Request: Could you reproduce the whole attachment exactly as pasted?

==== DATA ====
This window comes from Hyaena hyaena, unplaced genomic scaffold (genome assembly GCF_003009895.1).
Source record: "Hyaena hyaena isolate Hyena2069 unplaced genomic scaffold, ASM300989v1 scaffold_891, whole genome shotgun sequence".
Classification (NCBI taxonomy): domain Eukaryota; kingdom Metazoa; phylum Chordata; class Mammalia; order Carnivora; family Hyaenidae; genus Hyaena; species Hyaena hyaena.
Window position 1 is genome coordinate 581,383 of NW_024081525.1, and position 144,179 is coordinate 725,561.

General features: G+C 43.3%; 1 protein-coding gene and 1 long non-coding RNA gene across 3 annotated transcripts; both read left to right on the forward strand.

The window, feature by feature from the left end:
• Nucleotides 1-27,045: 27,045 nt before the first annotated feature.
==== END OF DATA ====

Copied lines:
This window comes from Hyaena hyaena, unplaced genomic scaffold (genome assembly GCF_003009895.1).
Source record: "Hyaena hyaena isolate Hyena2069 unplaced genomic scaffold, ASM300989v1 scaffold_891, whole genome shotgun sequence".
Classification (NCBI taxonomy): domain Eukaryota; kingdom Metazoa; phylum Chordata; class Mammalia; order Carnivora; family Hyaenidae; genus Hyaena; species Hyaena hyaena.
Window position 1 is genome coordinate 581,383 of NW_024081525.1, and position 144,179 is coordinate 725,561.

General features: G+C 43.3%; 1 protein-coding gene and 1 long non-coding RNA gene across 3 annotated transcripts; both read left to right on the forward strand.

The window, feature by feature from the left end:
• Nucleotides 1-27,045: 27,045 nt before the first annotated feature.